Two Given Numbers. RULE. Set one of the given numbers on c to the like or fame number on D, then against the other given number on c, is the number required on D.

EXAMPLE. To find the side of a square whose - area shall be equal to that of a parallelogram whose length is 9, and its breadth 4 feet; or, to find a mean proportional between 4 and 9.

Having set 4 on c to 4 on D, against 9 on c stands 6 on D, which is the number fought.

PROBLEM VII.

To find a Number which mall be to a Given Number, in a given Duplicate Proportion ; or baving given Three Numbers, to find a Fourth, which shall

be to the Third, as the Square of the

Second is to the Square of the First. RULE. Set the third number on c to the first on D, then against the second on D, will be found, on c, the fourth required,

EXAMPLE. If the area of a parallelogram, or any other figure, be 120; it is required to find the area of a similar figure, their like dimensions or sides being as 2 to 3

Similar figures being as the squares of their like dimensions, by setting 120 on c to 2 on D, against 3 on D, stands 270 on c, for the number fought.

PROBLEM VIII.

To find a Number which shall be to a "Given Number, in a given Şubduplicate Proportion ; or having given Three Numbers, to find a Fourth, which Mall be to the Third, as the Root of the Second is to

the Root of the First. Rule. Set the first number on c to the third on d, then against the second on c, will be found the fourth on D.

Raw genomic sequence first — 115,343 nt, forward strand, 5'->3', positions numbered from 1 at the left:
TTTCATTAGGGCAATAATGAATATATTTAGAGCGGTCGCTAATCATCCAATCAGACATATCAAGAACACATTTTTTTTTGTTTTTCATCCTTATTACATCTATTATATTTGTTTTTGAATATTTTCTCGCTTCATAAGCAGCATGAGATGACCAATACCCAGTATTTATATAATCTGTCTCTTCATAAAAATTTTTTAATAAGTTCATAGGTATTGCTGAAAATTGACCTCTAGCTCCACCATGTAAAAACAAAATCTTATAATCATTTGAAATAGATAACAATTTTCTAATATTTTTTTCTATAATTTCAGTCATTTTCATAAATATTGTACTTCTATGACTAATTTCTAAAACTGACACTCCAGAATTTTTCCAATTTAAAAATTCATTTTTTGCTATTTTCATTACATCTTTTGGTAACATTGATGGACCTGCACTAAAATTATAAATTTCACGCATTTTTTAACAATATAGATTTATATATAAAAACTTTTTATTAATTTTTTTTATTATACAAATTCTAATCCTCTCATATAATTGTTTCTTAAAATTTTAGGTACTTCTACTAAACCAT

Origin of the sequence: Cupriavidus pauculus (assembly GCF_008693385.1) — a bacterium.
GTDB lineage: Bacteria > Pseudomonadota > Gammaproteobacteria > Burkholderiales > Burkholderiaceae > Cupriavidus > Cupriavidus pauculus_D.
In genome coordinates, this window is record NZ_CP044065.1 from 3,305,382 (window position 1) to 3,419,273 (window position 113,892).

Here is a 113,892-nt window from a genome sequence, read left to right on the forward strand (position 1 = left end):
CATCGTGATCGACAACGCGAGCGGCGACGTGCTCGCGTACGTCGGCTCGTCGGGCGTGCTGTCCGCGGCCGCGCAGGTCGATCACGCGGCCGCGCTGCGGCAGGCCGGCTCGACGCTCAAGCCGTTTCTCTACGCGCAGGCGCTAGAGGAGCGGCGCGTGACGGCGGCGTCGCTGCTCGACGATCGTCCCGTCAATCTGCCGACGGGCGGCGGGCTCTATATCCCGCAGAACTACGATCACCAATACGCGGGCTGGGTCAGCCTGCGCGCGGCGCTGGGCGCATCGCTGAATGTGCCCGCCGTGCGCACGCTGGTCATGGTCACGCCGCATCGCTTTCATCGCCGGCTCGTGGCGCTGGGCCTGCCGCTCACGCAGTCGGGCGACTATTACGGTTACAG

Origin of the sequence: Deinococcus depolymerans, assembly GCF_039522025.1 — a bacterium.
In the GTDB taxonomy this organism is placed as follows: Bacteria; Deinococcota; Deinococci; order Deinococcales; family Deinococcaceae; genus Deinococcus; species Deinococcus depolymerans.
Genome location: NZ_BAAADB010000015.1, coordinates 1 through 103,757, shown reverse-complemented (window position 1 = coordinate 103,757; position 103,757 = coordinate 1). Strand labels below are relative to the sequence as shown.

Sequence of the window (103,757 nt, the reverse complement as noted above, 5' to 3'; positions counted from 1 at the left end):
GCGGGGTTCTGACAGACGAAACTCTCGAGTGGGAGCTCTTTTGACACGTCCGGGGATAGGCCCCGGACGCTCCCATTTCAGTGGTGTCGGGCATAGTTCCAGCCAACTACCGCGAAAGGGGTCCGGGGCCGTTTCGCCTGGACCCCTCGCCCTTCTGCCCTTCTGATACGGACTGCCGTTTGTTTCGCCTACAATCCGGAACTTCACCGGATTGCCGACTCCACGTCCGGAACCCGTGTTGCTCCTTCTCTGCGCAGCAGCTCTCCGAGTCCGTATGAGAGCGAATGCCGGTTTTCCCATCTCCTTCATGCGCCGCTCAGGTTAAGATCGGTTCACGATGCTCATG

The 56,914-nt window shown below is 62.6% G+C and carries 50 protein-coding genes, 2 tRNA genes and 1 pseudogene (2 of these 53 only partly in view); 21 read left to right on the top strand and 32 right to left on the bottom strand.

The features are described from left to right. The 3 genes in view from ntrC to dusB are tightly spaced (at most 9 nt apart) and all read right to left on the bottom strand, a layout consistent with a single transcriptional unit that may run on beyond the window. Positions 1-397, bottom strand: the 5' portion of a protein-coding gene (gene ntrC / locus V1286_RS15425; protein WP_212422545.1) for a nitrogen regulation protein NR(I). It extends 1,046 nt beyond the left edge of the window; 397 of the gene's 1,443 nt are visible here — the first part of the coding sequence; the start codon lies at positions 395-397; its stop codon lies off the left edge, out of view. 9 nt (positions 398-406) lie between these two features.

EXAMPLE. The side of a regular figure is 2, and its area 120; it is required to find the side of a similar figure whose area is 270.

. The roots of the areas of similar figures being as their lides, we must find a number which shall be to 2, as the root of 270, is to the root of 120. Therefore, having set 120 on c to 2 on D, against 270 on c, will be found 3 on D, which is the number fought.

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To find a Number in a given Triplicate Proportion to a
Number given; or, having Three Numbers given,
to find a Fourth, which mall be to the
Third, as the Cube of the Second,

is to the Cube of the Firsi. RULE. Set the first number on the slide D, to the

third number on E, then against the second on D, is
the fourth required on e.
EXAMPLE. If a cask, whose length is 40

inches, contain 100 gallons, what will be the content of a similar cask whose length is 36 inches?

Similar solids being as the cubes of their like sides, the content required must be to 100 gallons, as 363 is to 40°. Therefore setting 40 on D to 100 an E, against 36 on D, will be found 72-9 gallons on E, which is the content required.

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To find a Number in a given Subtriplicate Proportion to a Given Number; or, baving Three Numbers given, to find a Fourth, which shall be to the Third, as.

the Cube Root of the Second, is to

the Cube Root of the First. Rule. Set the third number on D, to the first on E, then against the second on E, will stand the fourth on D.

EXAMPLE. What is the length of a cask whose content is 72-9 gallons, supposing the length of a similar calk to be 40 inches, and its content 100 gallons ?

Since the dimensions of similar solids are as the cube roots of their contents, we must find a number which shall be to 46, as the cube root of 72'9 is to the cube root of 100. Therefore, having set 40 on D to 100 on E, against 72.9 on E, will be found 36 on D, which is the length required.